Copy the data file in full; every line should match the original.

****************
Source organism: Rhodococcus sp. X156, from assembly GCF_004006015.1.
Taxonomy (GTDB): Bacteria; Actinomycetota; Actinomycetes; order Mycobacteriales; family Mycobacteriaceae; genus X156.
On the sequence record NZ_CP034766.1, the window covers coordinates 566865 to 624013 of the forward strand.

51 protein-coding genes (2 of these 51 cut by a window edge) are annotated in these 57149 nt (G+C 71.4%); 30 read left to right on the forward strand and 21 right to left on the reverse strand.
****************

Source organism: Rhodococcus sp. X156, from assembly GCF_004006015.1.
Taxonomy (GTDB): Bacteria; Actinomycetota; Actinomycetes; order Mycobacteriales; family Mycobacteriaceae; genus X156.
On the sequence record NZ_CP034766.1, the window covers coordinates 566865 to 624013 of the forward strand.

51 protein-coding genes (2 of these 51 cut by a window edge) are annotated in these 57149 nt (G+C 71.4%); 30 read left to right on the forward strand and 21 right to left on the reverse strand.